Ann Harding has been honoured with the GÉANT Community Award 2020. SWITCH is proud of her outstanding achievements as a GÉANT Project Activity Leader for over 10 years, covering areas such as multidomain network developments and more recently Trust and Identity.
Ann Harding: Sure. Let's take the example of eduroam, the international academic roaming service. It began as a joint venture between a handful of European universities which we turned into a product, launched it and grew it. So, it's all about taking on other people's sparks of innovation, helping them grow and finding a good operational model which ties the community together.
Ann Harding: So, a Swiss student with a SWITCH edu-ID can log into all of the SWITCH services, their campus services, and services at a national level. Through eduGAIN, their SWITCH edu-ID is also able to access academic and research services from the all over the world. On their side they don't have to take personal details from me and set up another account, they can just take a trusted response from SWITCH edu-ID via eduGAIN. Which means we created one consistent way for all users to log in and streamlined the process while keeping it sufficiently safe.
Ann Harding: In total we were 120 people in the Trust and Identity development activity, from all across the European National Research and Education Networks (NREN). We took care of up to 19 different parallel developments, all part time. 30 people made up the core team, the engine to keep it all going. SWITCH assigned me to work 70% to be the overall activity team leader and Lukas Hämmerle, one of my colleagues at SWITCH, as a task leader. Most task leaders in charge of a team had about 50%, some team members had as little as 10% of their time available to work on the project. The working relationship with task leaders was really important as they had the in depth view necessary to deliver real changes.
Ann Harding: Well, things needed more planning with everyone working part time in different places and cultural contexts, but it worked well. We did all our standups via video calls and the more important meetings face-to-face. I certainly got to know Europe very well, I was travelling at least twice a month.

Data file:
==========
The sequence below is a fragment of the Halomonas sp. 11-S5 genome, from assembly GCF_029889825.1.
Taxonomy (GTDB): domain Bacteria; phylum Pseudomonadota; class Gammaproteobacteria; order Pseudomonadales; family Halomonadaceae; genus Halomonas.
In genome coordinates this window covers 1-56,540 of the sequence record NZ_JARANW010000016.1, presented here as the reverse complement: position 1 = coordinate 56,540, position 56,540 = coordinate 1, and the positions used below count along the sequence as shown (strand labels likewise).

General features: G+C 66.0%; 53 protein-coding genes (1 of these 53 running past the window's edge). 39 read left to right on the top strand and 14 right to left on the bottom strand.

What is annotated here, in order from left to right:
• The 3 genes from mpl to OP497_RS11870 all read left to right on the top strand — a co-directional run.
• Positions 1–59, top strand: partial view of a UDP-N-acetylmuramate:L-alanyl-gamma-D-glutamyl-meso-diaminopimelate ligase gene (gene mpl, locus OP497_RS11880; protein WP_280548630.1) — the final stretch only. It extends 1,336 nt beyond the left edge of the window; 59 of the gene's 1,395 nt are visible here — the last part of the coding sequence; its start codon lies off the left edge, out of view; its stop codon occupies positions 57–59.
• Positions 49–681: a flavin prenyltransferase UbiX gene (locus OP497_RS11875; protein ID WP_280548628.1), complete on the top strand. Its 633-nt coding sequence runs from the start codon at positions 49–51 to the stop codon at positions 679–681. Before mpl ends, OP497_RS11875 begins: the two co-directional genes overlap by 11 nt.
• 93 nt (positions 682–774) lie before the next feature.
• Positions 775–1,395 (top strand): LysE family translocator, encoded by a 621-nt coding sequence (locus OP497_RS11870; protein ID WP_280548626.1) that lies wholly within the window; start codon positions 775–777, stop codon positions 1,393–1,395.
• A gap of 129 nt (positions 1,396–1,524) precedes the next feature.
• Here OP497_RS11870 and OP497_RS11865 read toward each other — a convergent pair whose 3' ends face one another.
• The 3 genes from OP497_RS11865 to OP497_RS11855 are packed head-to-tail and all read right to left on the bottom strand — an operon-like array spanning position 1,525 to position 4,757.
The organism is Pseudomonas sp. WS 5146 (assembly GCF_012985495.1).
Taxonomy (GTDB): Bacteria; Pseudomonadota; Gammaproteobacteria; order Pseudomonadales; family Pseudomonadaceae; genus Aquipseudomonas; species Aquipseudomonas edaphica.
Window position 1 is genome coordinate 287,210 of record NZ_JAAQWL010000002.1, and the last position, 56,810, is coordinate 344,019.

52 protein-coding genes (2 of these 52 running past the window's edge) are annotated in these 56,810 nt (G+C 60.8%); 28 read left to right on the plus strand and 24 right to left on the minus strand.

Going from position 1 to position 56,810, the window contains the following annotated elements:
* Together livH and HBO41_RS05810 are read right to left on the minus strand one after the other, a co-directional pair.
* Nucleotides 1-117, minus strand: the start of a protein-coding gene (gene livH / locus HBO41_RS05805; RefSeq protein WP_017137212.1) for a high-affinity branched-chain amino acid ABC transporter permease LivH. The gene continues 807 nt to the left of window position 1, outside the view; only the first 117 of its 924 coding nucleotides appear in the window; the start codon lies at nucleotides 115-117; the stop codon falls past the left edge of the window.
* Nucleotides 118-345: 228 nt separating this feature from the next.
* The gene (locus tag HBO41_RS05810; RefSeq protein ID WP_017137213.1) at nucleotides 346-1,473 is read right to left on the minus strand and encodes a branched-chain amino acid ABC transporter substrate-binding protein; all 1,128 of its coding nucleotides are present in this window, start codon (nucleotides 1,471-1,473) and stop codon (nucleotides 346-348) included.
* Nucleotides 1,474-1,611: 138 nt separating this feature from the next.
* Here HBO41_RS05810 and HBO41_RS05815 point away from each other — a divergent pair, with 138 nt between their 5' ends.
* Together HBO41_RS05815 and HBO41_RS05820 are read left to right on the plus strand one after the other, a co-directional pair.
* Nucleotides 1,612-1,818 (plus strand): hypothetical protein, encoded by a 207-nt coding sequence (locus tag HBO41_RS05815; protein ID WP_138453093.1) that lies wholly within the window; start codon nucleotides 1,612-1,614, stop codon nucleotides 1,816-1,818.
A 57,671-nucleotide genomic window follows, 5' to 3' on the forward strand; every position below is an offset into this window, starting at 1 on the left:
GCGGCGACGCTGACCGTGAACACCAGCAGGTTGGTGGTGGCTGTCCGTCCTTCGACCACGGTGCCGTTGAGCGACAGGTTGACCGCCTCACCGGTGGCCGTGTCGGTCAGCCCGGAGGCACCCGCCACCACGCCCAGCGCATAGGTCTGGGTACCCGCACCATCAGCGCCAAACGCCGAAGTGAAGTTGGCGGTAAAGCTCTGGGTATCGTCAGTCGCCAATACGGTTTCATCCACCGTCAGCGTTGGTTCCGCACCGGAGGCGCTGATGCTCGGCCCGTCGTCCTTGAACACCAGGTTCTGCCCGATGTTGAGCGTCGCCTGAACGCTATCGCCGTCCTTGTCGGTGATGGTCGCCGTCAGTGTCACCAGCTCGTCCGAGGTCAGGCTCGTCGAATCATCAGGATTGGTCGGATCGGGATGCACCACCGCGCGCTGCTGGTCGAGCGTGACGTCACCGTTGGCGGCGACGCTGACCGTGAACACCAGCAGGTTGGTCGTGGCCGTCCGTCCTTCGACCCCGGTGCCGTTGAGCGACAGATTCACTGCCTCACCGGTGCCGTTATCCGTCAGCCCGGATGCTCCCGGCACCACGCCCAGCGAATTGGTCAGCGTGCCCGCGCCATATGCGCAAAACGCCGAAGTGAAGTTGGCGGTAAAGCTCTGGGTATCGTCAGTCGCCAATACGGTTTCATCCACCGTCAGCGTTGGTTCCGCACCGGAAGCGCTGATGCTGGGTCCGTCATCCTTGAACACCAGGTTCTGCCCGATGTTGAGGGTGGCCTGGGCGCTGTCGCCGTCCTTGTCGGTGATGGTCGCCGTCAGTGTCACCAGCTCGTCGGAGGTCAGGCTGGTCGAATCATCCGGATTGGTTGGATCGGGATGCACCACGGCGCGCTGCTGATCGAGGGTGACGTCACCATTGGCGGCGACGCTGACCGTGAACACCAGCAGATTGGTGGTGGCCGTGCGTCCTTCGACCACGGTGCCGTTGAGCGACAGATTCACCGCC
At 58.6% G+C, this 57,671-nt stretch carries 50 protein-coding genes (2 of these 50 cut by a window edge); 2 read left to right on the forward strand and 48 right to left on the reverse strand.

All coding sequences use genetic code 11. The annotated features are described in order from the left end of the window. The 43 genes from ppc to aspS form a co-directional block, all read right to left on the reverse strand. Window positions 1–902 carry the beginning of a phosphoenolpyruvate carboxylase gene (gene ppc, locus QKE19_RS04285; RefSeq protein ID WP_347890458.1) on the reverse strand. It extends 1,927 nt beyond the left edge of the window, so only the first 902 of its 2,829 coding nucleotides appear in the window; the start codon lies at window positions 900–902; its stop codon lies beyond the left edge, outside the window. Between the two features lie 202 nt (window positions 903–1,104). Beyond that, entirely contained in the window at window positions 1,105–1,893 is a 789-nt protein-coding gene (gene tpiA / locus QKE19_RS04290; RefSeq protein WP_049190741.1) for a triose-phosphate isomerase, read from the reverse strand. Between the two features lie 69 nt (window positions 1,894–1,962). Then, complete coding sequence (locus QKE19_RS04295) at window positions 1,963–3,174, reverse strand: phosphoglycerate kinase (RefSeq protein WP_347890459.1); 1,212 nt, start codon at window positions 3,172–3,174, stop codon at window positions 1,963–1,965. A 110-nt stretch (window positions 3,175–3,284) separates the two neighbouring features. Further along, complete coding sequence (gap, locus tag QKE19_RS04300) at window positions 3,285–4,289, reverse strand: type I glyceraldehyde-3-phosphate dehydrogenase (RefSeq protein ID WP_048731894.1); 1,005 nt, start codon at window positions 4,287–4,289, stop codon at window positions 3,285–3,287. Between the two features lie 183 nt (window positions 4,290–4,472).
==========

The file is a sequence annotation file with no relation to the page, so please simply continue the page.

Ann Harding: It's all been about finding the right balance, and neutral Switzerland is a good place to do it from. The balance of all these competing ideologies, about how we should do things, basically building consensus and moving forward.
Ann Harding: Coming into contact with so many different extremely clever people, with so many different perspectives on how things could be done, was truly inspiring. Every country will have specialists in a field, but something very unique happens when you pull all these experts together, something that you can't do on a national scale.
Ann Harding: Yes, definitely, but not forever. Working just for SWITCH on the national level, I wouldn't have had the opportunity to run five or six services simultaneously or coordinate work for 120 people. I wouldn't have had the personal and professional opportunities at that scale or viewpoint.
Ann Harding: Yes, returning to a national scope was interesting. Working on a national level means some things that would take a week in a virtual team can actually get done within a day so you can go faster. You also get to go much more into the details. At the moment we're consolidating and maturing SWITCHengines and Data@SWITCH and working hard on reliability and stability. We acknowledge there have been difficulties recently but we know what needs to be done and the path to do it is very relatable to my GÉANT service development experience.